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Pallet projects have been the trend for the past few years. And why not? Who doesn’t love free lumber? If you find some older pallets with a little grey weathered patina to it then you are a lucky duck.

I love some pallet wood or weathered fence boards as much as the next person but I also buy my share of stock lumber from Lowes for many newer projects in my home. Apart from scavenging building site dumpsters, free new lumber is hard to come by.

However, if you think outside the box (pun totally intended) there are free sources if you are willing to do a little work. Enter on stage left a box spring headed for the trash.

how to scavenge lumber

We actually got these box springs about 11 years ago. They were already in used condition when they came our way. But we were poor and living on love and had these two twin box springs under our king mattress.

7 moves and three states later, it was time for an upgrade. After inheriting my mom’s bed and box springs the ones we had were ready to be tossed.

I could have donated them to Goodwill or something. I am sure they would have taken them, but I knew there was good wood that could be used if I just took 30 minutes and a little elbow grease to make it happen.

old boxpsring


1. I first started by removing the dust cover from the bottom of the box spring.

Upon removal I saw all the glorious pine lumber underneath. Score!

boxpsring wood

2. I took some needlenose pliers and removed the staples and the fabric cover off of it.

free wood boxspring

removing staples

I actually kept the cardboard that was on top of the wood (it will be great to cover my garage floor when I spray paint small projects).

And the rest of the cover I compacted as tight as I could and taped it up and tossed it in the trash can.

free wood from a boxspring

3. Then I just used my Versa-cut to cut the 1 x 2 wood slats that ran the width of the bed.

rockwell versacut

boxspring wood


4. Then I cut the sides and the bottom of the bed to get as much of the length of the 1 x 4″s as possible.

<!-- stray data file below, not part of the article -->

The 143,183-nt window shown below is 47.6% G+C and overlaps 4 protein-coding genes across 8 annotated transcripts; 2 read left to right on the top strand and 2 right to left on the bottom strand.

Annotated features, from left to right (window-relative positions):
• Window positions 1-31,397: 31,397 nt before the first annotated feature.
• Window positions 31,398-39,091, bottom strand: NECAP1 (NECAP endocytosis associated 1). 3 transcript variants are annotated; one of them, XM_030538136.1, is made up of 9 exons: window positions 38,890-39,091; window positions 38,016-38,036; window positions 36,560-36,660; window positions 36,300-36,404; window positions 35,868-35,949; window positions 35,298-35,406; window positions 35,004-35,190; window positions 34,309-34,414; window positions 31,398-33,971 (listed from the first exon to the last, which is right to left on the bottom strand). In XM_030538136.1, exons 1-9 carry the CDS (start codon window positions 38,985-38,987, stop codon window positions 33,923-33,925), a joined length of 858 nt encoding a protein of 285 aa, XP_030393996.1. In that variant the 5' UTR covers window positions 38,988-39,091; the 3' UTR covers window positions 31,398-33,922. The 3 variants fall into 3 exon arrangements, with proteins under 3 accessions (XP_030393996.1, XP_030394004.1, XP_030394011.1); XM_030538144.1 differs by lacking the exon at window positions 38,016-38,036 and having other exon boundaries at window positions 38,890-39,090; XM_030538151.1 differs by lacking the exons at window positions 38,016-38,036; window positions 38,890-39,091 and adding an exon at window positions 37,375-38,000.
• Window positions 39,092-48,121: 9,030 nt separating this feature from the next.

I ended up tossing the 4″ 2×4 chunks in the burn pile because I don’t think I have much use for those.

boxspring dismantle

There were some boards that were nailed to each other so I just used a hammer and a pry bar to pry out the nails.

The nails that were too hard to remove from the boards just got chopped up and will be used in a bonfire soon.

The goal was the get a much wood, as easy as possible.

If I had spent hours prying nails out I probably could have gotten more but it wasn’t worth it to me.

boxspring lumber

All in all I ended up with just over 100 feet of scrap wood.

I thought it was worth a 30 minute investment of time.

Not to mention it was kind of fun for my neighbors to see me wrestling a boxspring in my driveway. {giggle}

Now I am not recommending cutting apart your current boxspring, unless they are ready to be trashed.

But I see old boxsprings in the trash all the time, especially by apartment complexes or college dorms (at the end of the school year).

If you are a little crazy like me and aren’t afraid of the stares as you load a boxspring in your minivan then go for it!

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  1. I did the same thing with the slats for the ikea bed. It was a whole helluva lot easier but I used that wood to make cute little signs for our wedding. Score for free decor!

  2. such a wonderful idea. I like this better than using pallets. Around here people look for pallets because they are paid some good money for them. So it can be a bit dangerous just “taking” a pallet. Also, this actually looks cleaner and that the wood is in good shape.

    I love the comment that your neighbors can see you wrestling with the box springs. I am sure they are NOT suprprised to see unusual things in your drive way.

    Thanks again for such great, BOLD, ideas!!!!!


  3. Yes, the wood was in good shape because it had been protected by the fabric cover. We haven’t even lived in our new house a year yet, so my neighbors may not know quite how crazy I am yet. Ha!

  4. I have done this before!! And my new husband thought I was a little weird , but, living on a farm for most of my childhood, we made do with stuff before ever getting rid of things. Thanks for educating the rest of us to use up stuff before trashing them just out of habit!

  5. Beckie!

    You crack me up! Only you would think of this. Super job and good score. Can’t wait to see what you do with all that new (old) wood.


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